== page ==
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Aneurin Bevan Health Board to electronically tag linen

When it comes to cutting costs in the NHS, bed linen might not be the first place you'd think to start.

But one health board is putting electronic tags on its sheets, pillow cases and bed clothes, to help save them over a quarter of a million pounds a year.

Aneurin Bevan Health Board say that between 2011 and 2012, £400,000 worth of linen was lost.

Nicola Hendy reports.

Health board hopes to save £250,000 by tagging linen

Health bosses are hoping to save more than a quarter of a million pounds annually by electronically-tagging hospital linen.

Aneurin Bevan Health Board says it spends almost £400,000 a year on replacing linen that's gone missing.

As well as saving money, electronic tagging will allow every item to be identified to ensure hospitals have a reliable supply.

"A lot of it gets thrown away because people consider it too dirty to be washed" says Alan Dudley.

"Some of it is stolen and a fair bit goes home with the patients.

What we're gonna do is tag all the linen with a machine readable tag. We expect to reduce our loss rate from 40 percent which is what it is now to 10 per cent or loss "

Health board hopes to save thousands by electronically tagging hospital linen

The health board process 12 million pieces of linen a year Credit: ITV Cymru Wales

Health bosses at Aneurin Bevan Health Board are hoping to save more than a quarter of a million pounds annually, by radio - tagging hospital linen.

The board says it spends almost £400,000 a year replacing linen that's gone missing.

As well as saving money, they hope electronic tagging will ensure hospitals have a reliable supply of linen.

The tagging system will allow every item to be identified and will help in tracking details such as when items have been dispatched and collected from the health board's laundry service.

Aneurin Bevan Health Board has invested money from the Welsh Government's Invest-to-Save scheme to start the process.

MP calls for relationship between Welsh and English health services to change

There are calls for the entire relationship between the Welsh and English health services to be renegotiated.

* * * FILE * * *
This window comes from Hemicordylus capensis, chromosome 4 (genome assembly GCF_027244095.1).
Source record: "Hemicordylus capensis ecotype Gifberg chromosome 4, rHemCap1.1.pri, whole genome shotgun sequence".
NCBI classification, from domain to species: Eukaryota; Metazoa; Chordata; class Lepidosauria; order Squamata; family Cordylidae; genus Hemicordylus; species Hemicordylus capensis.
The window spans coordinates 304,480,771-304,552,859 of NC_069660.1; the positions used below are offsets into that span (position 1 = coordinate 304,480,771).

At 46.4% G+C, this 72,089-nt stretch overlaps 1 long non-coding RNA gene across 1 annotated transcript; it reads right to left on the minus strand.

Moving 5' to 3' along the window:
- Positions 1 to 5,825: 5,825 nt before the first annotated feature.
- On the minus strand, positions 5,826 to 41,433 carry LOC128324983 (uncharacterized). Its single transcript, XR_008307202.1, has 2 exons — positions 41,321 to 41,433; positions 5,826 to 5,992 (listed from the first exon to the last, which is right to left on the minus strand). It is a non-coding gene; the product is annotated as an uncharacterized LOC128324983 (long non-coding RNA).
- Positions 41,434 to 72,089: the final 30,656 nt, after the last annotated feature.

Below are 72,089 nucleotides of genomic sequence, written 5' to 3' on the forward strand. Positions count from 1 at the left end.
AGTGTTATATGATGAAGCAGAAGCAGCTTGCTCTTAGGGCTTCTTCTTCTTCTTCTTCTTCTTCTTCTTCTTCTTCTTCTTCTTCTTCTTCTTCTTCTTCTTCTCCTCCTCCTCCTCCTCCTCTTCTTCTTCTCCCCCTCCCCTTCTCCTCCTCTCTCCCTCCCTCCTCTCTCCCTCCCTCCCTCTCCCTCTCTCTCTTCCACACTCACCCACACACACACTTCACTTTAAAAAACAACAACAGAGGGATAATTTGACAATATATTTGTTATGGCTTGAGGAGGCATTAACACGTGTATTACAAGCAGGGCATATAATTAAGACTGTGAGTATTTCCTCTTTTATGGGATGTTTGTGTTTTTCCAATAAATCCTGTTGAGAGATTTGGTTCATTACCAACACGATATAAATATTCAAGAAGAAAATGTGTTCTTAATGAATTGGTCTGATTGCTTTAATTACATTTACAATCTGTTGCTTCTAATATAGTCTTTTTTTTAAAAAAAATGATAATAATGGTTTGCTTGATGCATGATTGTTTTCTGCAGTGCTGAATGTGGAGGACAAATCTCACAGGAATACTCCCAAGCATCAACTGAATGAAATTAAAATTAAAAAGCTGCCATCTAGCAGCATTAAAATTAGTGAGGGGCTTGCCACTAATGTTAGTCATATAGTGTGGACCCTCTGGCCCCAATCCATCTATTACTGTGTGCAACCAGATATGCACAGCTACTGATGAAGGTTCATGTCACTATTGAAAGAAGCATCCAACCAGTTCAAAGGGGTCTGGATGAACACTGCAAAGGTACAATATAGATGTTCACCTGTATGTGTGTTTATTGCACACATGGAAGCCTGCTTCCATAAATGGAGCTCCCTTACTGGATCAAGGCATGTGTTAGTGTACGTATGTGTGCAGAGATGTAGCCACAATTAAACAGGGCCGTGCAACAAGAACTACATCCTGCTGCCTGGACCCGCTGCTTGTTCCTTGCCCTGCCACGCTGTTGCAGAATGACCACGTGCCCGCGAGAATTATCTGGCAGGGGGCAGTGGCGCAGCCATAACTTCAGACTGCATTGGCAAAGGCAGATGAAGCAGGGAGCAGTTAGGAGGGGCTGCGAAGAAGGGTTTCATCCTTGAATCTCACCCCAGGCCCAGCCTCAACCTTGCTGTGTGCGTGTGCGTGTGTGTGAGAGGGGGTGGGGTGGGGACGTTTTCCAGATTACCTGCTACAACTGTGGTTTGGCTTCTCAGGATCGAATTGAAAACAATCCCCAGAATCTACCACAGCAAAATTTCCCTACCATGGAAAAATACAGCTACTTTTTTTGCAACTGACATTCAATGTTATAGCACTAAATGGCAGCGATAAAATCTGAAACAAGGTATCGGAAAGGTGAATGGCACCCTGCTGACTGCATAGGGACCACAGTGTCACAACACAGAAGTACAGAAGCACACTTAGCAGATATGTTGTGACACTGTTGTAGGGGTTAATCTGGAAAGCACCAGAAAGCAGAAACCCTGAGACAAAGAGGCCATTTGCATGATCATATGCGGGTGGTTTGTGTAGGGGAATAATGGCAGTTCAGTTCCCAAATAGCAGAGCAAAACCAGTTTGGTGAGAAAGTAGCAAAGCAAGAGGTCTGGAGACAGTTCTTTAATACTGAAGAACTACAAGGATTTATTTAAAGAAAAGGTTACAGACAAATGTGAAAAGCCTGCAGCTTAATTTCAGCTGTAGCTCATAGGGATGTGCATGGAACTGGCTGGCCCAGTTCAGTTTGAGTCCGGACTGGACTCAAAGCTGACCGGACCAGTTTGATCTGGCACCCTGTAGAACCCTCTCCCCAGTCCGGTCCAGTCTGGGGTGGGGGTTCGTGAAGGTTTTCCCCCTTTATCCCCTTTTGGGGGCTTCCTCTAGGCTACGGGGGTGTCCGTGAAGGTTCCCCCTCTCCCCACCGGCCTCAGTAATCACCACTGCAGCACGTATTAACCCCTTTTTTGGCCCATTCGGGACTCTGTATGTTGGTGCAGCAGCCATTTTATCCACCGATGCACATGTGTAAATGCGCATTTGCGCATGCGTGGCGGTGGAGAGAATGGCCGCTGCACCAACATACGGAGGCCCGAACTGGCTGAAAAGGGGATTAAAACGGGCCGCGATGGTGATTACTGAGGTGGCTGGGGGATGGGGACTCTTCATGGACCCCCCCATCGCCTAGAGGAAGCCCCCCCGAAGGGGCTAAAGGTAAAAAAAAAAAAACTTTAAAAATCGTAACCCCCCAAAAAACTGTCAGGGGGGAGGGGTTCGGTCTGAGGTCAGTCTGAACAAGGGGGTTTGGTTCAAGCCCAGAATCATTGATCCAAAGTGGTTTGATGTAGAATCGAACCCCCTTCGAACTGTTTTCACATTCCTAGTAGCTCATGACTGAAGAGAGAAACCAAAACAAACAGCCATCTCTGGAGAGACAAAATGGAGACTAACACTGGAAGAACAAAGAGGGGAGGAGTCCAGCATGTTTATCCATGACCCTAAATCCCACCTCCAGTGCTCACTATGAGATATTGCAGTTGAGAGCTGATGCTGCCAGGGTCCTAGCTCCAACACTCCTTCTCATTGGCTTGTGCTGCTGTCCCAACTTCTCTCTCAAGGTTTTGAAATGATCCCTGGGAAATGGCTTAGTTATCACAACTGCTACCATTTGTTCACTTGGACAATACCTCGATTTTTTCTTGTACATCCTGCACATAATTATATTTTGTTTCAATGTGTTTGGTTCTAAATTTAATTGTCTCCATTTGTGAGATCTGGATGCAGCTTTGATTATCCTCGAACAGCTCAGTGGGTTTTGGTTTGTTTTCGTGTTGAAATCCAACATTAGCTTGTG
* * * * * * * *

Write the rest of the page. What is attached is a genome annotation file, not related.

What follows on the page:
Hereford MP Jesse Norman says his constituents should have the right to go to a hospital in England, even if they're registered with a doctor in Wales, as our Political Editor Adrian Masters reports.

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English patients' cross-border concerns - Welsh Government statement

The Welsh Government says health boards are obliged to treat patients as close to their homes as possible and that they have the flexibility to refer outside their board areas when necessary. A spokesperson says the Aneurin Bevan boards' policy was alway going to be reviewed after six months.

We have made it clear that it is the responsibility of health boards to secure high quality, safe care for their residents as close to a patient’s home as possible, while taking into account the needs of the community as a whole and making best use of their resources. Each health board is reviewing services to achieve this. Where they feel the patient’s circumstances and clinical need justify this, health boards do have the flexibility to refer patients outside their area.

Aneurin Bevan Health Board has confirmed that the majority of referrals received on behalf of English residents since the policy has been in place have been approved, based on clinical needs and personal circumstances. From the outset the Health Board confirmed it would review its out of area policy after six months.

This review has now been undertaken by the Health Board who have agreed an amendment to the policy subject to consideration by the Community Health Council at its Executive Committee on 29 August 2013. This amendment will mean prior approval will not be required for English residents registered with Monmouthshire GPs for Health Board designated cross border providers.

– Welsh Government spokesperson

'A proper renegotiation' needed between Welsh and English health service says MP

Jesse Norman MP has welcomed as 'a first step' a decision by Aneurin Bevan health board to allow English residents who are registered with Welsh GPs to be referred to hospitals in England.

But the Hereford and South Herefordshire MP says there needs to be a 'proper renegotiation' of agreements between the services on both sides of the border to make sure patients are fairly treated.

Cross-border patients can use English hospitals say health chiefs

Aneurin Bevan Health Board has now changed its policy so that English residents who are registered with a Welsh GP can now be referred to hospitals in the Wye Valley, Gloucestershire and Bristol areas.

In a statement it also recognises that there's been 'misunderstanding' in the community over the policy and that it's communication was partly to blame.

We have been concerned that despite our reassurances the nature of the Policy was not fully understood. We accept that this has been caused to some extent by how this was communicated by the Health Board, and partly by misunderstanding within the community.

We do hope that by taking positive action to undertake this early review of the Policy based on our actual data and experience we can allay many of the concerns and fears that residents might have had.

– Aneurin Bevan Health Board
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